The world's smallest known surviving baby has made her first public appearance at a US hospital, alongside her slightly larger twin sister.
Rumaisa is expected to develop normally despite her tiny size
Rumaisa Rahman weighed just 244g (8.6 ounces) when she was born prematurely in Chicago on 19 September - less than a can of soft drink.
Rumaisa's Indian-born parents hope to take her and sister Hiba to their home in the city by early next month.
"It's a blessing, it's a great blessing," said the girls' mother.
Doctors had waited to announce the girls' birth until after it was clear they were healthy and were nearly ready to leave the hospital.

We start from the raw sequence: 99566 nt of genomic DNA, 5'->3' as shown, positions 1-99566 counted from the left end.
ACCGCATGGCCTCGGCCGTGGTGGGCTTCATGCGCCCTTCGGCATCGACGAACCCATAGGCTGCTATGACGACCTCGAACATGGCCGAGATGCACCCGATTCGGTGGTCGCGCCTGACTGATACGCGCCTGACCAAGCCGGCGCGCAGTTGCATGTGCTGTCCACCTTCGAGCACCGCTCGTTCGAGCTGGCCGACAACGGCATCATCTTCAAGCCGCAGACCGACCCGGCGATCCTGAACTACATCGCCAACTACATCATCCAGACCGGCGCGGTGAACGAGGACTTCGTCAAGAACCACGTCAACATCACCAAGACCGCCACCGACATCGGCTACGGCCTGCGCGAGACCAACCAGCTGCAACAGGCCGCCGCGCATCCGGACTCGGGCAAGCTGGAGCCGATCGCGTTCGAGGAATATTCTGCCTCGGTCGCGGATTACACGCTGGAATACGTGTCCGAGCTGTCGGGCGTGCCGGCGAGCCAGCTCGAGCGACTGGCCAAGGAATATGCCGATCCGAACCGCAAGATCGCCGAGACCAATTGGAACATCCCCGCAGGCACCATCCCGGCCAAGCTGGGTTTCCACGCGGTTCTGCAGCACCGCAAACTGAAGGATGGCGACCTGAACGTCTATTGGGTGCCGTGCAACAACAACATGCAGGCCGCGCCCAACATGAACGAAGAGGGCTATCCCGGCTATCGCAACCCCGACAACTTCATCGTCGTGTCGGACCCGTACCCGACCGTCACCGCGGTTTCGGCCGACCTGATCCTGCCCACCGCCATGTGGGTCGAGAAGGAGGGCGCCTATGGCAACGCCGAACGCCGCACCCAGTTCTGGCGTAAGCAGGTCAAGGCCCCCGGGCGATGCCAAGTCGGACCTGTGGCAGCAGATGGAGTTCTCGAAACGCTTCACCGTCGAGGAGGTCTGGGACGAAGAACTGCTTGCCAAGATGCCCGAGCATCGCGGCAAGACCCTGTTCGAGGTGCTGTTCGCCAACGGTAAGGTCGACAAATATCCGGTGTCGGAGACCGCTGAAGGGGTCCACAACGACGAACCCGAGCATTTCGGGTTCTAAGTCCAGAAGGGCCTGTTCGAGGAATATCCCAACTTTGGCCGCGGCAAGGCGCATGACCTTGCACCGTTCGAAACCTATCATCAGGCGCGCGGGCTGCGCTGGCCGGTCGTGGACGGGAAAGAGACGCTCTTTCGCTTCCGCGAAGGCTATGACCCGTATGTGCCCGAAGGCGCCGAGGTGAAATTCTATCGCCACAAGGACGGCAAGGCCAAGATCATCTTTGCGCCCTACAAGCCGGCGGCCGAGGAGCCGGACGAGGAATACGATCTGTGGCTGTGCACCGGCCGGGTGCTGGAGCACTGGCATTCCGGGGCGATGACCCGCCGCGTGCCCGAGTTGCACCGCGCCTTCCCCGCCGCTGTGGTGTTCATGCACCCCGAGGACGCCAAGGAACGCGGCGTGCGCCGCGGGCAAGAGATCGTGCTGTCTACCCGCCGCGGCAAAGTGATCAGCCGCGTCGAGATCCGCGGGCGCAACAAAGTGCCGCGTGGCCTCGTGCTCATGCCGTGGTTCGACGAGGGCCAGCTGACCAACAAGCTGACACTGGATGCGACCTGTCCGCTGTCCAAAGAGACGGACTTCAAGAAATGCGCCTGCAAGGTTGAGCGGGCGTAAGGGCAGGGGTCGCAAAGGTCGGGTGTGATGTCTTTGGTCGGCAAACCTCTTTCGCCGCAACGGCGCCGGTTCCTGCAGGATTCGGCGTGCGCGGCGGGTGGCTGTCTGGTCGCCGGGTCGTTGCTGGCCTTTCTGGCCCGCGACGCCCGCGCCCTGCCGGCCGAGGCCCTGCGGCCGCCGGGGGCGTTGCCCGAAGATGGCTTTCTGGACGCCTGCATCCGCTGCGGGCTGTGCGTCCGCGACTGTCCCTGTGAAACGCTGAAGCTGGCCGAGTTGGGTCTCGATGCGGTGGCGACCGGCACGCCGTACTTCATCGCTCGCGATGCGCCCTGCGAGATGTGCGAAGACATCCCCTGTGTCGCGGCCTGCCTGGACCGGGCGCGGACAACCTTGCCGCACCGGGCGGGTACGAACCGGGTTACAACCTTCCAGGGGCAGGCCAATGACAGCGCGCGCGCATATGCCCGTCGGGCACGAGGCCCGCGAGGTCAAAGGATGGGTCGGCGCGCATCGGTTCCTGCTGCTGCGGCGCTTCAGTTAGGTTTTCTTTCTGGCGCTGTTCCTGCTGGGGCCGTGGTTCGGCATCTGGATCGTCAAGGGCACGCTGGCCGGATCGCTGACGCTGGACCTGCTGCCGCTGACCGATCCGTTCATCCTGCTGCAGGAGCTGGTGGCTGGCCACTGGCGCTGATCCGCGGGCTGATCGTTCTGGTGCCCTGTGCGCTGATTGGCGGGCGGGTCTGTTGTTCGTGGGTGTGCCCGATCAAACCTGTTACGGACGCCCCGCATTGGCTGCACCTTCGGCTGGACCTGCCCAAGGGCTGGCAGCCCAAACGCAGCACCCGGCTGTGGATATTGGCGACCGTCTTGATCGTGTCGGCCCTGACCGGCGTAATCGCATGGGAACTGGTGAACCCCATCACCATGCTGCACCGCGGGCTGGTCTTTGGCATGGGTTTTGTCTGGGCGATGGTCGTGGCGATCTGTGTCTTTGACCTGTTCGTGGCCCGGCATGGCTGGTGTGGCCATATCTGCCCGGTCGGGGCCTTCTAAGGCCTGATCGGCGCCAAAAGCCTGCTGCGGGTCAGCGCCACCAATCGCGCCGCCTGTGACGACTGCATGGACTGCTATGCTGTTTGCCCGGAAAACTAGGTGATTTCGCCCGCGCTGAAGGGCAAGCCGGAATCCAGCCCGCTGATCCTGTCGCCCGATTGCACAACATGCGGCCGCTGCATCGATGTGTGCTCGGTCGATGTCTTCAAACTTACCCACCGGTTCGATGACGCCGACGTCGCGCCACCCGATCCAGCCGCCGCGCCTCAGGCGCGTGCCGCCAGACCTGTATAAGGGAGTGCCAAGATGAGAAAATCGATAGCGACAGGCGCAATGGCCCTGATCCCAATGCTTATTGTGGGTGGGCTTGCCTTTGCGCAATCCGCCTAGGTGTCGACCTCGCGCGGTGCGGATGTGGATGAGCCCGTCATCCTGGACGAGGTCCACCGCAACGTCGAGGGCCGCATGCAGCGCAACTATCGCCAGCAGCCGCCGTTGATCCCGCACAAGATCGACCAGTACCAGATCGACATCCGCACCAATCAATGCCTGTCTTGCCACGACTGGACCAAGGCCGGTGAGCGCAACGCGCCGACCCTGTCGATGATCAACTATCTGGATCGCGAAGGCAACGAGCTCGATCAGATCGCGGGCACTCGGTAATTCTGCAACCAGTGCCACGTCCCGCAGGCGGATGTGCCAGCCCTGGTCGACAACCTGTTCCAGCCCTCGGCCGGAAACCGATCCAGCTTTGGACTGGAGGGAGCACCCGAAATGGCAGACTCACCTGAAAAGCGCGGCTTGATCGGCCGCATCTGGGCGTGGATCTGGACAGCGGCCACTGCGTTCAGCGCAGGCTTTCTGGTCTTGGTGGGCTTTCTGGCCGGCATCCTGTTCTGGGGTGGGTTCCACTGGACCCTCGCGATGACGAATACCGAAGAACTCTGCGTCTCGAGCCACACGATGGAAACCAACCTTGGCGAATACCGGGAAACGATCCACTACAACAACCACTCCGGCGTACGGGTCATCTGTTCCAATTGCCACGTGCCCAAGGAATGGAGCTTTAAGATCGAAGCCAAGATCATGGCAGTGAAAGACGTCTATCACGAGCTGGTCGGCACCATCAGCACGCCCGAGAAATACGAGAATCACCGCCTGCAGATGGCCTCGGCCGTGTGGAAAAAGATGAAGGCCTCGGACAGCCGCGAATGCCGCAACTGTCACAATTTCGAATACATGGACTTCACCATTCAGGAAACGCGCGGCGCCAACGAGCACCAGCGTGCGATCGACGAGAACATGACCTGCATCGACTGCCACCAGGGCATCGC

"They're maintaining their temperature, they don't need an incubator.... They're normal babies," said Dr William MacMillan at Loyola University Medical Center.
Rumaisa was about the size of a mobile phone when she was born, 15 weeks before her due date. She still only weighs 1.18kg (2 pounds 10 ounces).
Hiba weighed 563g (1 pound 4 ounces) at birth, and has now reached 2.25kg (5 pounds). She may leave the hospital by the end of the month, but Rumaisa will probably have to stay until early January.
Their mother, Mahajabeen Shaik, 23, developed severe pre-eclampsia, a disorder characterised by high blood pressure and other problems, during pregnancy. She and her husband, Mohammed Abdul Rahman, 32, are originally from Hyderabad, India.
The twins were delivered by Caesarean section at 25 weeks and six days.
Both girls have undergone laser surgery to correct vision problems that are common in premature babies.